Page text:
Waterstones La B ete humaine

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Waterstones La B ete humaine
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Description: Did possessing and killing amount to the same thing deep within the dark recesses of the human beast? La Bete humaine (1890), is one of Zola's most violent and explicit works. On one level a tale of murder, passion and possession, it is also a compassionate study of individuals derailed by atavistic forces beyond their control. Zola considered this his 'most finely worked' novel, and in it he powerfully evokes life at the end of the Second Empire in France, where society seemed to be hurtling into the future like the new locomotives and railways it was building. While expressing the hope that human nature evolves through education and gradually frees itself of the burden of inherited evil, he is constantly reminding us that under the veneer of technological progress there remains, always, the beast within. This new translation captures Zola's fast-paced yet deliberately dispassionate style, while the introduction and detailed notes place the novel in its social, historical, and literary context. ABOUT THE SERIES: For over 100 years Oxford World's Classics has made available the widest range of literature from around the globe. Each affordable volume reflects Oxford's commitment to scholarship, providing the most accurate text plus a wealth of other valuable features, including expert introductions by leading authorities, helpful notes to clarify the text, up-to-date bibliographies for further study, and much more. Waterstones La B ete humaine - shop the best deal online on thebookbug.co.uk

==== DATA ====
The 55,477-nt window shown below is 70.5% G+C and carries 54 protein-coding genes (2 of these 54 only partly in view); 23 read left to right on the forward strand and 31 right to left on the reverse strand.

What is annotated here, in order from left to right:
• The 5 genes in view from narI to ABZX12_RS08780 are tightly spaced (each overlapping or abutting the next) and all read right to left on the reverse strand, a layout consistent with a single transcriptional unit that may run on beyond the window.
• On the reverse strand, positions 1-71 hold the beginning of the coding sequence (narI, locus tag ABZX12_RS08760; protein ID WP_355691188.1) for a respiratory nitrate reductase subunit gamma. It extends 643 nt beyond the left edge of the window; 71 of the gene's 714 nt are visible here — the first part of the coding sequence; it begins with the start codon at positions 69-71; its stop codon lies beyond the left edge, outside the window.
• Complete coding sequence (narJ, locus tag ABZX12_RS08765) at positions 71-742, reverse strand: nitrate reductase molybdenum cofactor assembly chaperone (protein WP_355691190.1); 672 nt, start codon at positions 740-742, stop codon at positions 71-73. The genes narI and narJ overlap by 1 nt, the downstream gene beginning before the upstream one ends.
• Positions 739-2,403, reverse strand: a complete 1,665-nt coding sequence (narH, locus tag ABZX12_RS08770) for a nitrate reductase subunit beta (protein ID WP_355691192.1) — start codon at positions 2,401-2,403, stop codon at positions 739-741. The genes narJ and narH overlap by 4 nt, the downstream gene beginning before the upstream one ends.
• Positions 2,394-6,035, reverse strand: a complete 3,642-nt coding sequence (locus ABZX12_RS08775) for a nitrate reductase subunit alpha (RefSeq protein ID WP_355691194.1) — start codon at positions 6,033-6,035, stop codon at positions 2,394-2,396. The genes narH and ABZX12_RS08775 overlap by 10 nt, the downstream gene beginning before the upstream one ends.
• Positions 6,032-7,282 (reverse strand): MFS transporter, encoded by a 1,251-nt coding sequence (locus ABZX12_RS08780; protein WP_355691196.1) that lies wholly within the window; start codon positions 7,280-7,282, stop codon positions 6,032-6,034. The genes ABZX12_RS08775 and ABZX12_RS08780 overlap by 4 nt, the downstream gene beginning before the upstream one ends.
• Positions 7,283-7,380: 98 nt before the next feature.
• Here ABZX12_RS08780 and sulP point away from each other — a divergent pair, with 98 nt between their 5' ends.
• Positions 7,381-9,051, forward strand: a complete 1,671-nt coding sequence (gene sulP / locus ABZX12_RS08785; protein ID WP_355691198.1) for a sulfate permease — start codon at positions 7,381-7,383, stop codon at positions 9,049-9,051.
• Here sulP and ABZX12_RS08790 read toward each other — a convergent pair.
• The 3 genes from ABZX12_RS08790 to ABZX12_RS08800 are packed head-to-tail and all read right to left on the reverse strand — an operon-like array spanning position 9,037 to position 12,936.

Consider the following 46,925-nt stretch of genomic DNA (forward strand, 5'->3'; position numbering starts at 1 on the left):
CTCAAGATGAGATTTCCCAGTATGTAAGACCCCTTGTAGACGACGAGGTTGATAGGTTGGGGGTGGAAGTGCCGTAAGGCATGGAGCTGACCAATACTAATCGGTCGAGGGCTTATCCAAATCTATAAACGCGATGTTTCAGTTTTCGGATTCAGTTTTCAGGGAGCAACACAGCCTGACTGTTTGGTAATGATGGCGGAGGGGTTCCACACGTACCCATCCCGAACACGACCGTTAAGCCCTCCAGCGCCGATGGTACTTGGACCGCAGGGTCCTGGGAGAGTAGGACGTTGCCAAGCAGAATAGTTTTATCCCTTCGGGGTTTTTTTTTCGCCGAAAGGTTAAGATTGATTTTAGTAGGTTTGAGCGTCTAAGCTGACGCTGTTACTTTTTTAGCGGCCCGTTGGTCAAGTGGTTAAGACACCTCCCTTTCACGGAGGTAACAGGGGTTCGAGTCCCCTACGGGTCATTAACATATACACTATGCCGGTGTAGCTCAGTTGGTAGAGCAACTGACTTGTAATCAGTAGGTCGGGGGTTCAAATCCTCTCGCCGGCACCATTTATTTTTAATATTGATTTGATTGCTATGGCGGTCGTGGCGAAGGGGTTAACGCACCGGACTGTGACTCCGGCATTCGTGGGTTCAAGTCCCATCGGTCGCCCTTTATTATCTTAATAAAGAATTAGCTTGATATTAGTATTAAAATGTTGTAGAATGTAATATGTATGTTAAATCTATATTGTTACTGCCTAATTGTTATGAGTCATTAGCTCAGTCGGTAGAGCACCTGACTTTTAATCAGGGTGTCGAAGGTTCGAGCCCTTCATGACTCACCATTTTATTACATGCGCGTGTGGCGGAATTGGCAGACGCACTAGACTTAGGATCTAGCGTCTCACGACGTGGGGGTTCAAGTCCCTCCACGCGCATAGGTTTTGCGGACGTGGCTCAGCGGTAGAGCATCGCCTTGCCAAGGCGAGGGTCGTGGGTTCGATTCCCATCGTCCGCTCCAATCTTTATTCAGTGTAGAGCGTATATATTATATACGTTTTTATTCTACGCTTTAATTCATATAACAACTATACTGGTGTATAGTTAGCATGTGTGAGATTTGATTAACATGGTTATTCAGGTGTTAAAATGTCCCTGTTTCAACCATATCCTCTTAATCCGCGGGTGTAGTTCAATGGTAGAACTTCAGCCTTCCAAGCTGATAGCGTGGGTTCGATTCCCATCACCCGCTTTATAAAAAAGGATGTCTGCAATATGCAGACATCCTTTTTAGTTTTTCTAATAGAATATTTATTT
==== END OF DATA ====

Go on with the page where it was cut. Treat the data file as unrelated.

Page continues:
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Author: David K. Warner

Rating: 5